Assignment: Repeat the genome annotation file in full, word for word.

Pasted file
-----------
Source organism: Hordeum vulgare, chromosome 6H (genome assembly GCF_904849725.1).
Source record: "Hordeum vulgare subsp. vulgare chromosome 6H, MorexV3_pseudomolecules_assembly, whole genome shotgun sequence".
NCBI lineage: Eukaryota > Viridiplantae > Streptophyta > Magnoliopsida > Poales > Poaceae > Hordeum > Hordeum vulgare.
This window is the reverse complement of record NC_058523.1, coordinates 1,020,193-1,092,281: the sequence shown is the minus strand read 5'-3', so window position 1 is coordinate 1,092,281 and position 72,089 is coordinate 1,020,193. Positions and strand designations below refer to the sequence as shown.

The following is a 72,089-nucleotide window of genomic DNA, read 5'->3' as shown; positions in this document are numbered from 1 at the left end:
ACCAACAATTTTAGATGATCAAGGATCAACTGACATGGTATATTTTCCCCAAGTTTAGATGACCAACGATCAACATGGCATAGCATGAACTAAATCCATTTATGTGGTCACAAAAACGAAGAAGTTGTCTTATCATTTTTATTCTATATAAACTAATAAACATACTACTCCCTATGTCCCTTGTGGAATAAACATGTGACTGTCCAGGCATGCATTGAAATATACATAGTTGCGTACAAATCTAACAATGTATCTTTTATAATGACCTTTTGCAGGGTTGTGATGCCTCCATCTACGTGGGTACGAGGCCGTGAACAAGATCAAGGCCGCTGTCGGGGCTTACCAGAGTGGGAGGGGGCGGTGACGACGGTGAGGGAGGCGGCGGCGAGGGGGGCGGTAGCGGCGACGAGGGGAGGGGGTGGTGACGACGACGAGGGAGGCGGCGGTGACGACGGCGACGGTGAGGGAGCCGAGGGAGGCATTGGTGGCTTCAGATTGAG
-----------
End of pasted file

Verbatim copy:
Source organism: Hordeum vulgare, chromosome 6H (genome assembly GCF_904849725.1).
Source record: "Hordeum vulgare subsp. vulgare chromosome 6H, MorexV3_pseudomolecules_assembly, whole genome shotgun sequence".
NCBI lineage: Eukaryota > Viridiplantae > Streptophyta > Magnoliopsida > Poales > Poaceae > Hordeum > Hordeum vulgare.
This window is the reverse complement of record NC_058523.1, coordinates 1,020,193-1,092,281: the sequence shown is the minus strand read 5'-3', so window position 1 is coordinate 1,092,281 and position 72,089 is coordinate 1,020,193. Positions and strand designations below refer to the sequence as shown.

The following is a 72,089-nucleotide window of genomic DNA, read 5'->3' as shown; positions in this document are numbered from 1 at the left end:
ACCAACAATTTTAGATGATCAAGGATCAACTGACATGGTATATTTTCCCCAAGTTTAGATGACCAACGATCAACATGGCATAGCATGAACTAAATCCATTTATGTGGTCACAAAAACGAAGAAGTTGTCTTATCATTTTTATTCTATATAAACTAATAAACATACTACTCCCTATGTCCCTTGTGGAATAAACATGTGACTGTCCAGGCATGCATTGAAATATACATAGTTGCGTACAAATCTAACAATGTATCTTTTATAATGACCTTTTGCAGGGTTGTGATGCCTCCATCTACGTGGGTACGAGGCCGTGAACAAGATCAAGGCCGCTGTCGGGGCTTACCAGAGTGGGAGGGGGCGGTGACGACGGTGAGGGAGGCGGCGGCGAGGGGGGCGGTAGCGGCGACGAGGGGAGGGGGTGGTGACGACGACGAGGGAGGCGGCGGTGACGACGGCGACGGTGAGGGAGCCGAGGGAGGCATTGGTGGCTTCAGATTGAG